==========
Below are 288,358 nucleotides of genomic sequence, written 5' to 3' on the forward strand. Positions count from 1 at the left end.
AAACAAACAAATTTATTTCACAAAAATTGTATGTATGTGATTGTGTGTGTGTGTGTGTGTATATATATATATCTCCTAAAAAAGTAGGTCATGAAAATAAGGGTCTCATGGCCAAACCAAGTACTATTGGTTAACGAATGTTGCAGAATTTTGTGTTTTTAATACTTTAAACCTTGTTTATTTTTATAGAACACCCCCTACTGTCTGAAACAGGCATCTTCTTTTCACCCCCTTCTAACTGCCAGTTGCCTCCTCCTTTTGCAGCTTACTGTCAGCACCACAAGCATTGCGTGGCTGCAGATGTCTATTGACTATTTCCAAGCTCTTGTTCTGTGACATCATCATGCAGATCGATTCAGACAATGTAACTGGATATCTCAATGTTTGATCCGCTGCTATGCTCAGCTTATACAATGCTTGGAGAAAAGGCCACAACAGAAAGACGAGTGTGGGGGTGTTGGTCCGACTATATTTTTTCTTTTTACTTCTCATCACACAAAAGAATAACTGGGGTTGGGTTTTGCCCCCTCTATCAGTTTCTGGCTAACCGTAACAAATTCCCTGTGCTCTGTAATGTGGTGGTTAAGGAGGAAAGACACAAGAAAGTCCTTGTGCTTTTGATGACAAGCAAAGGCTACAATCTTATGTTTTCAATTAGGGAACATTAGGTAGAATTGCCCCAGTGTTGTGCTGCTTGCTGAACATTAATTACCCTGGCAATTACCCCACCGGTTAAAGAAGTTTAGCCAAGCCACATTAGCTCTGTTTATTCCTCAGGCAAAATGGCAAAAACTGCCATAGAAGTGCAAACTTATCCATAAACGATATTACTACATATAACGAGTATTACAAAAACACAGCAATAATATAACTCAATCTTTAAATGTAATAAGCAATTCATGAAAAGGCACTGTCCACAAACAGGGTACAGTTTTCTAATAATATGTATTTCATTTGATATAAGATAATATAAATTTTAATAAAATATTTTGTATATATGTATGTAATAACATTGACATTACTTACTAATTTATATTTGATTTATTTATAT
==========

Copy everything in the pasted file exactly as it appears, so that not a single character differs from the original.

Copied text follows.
Below are 288,358 nucleotides of genomic sequence, written 5' to 3' on the forward strand. Positions count from 1 at the left end.
AAACAAACAAATTTATTTCACAAAAATTGTATGTATGTGATTGTGTGTGTGTGTGTGTGTATATATATATATCTCCTAAAAAAGTAGGTCATGAAAATAAGGGTCTCATGGCCAAACCAAGTACTATTGGTTAACGAATGTTGCAGAATTTTGTGTTTTTAATACTTTAAACCTTGTTTATTTTTATAGAACACCCCCTACTGTCTGAAACAGGCATCTTCTTTTCACCCCCTTCTAACTGCCAGTTGCCTCCTCCTTTTGCAGCTTACTGTCAGCACCACAAGCATTGCGTGGCTGCAGATGTCTATTGACTATTTCCAAGCTCTTGTTCTGTGACATCATCATGCAGATCGATTCAGACAATGTAACTGGATATCTCAATGTTTGATCCGCTGCTATGCTCAGCTTATACAATGCTTGGAGAAAAGGCCACAACAGAAAGACGAGTGTGGGGGTGTTGGTCCGACTATATTTTTTCTTTTTACTTCTCATCACACAAAAGAATAACTGGGGTTGGGTTTTGCCCCCTCTATCAGTTTCTGGCTAACCGTAACAAATTCCCTGTGCTCTGTAATGTGGTGGTTAAGGAGGAAAGACACAAGAAAGTCCTTGTGCTTTTGATGACAAGCAAAGGCTACAATCTTATGTTTTCAATTAGGGAACATTAGGTAGAATTGCCCCAGTGTTGTGCTGCTTGCTGAACATTAATTACCCTGGCAATTACCCCACCGGTTAAAGAAGTTTAGCCAAGCCACATTAGCTCTGTTTATTCCTCAGGCAAAATGGCAAAAACTGCCATAGAAGTGCAAACTTATCCATAAACGATATTACTACATATAACGAGTATTACAAAAACACAGCAATAATATAACTCAATCTTTAAATGTAATAAGCAATTCATGAAAAGGCACTGTCCACAAACAGGGTACAGTTTTCTAATAATATGTATTTCATTTGATATAAGATAATATAAATTTTAATAAAATATTTTGTATATATGTATGTAATAACATTGACATTACTTACTAATTTATATTTGATTTATTTATAT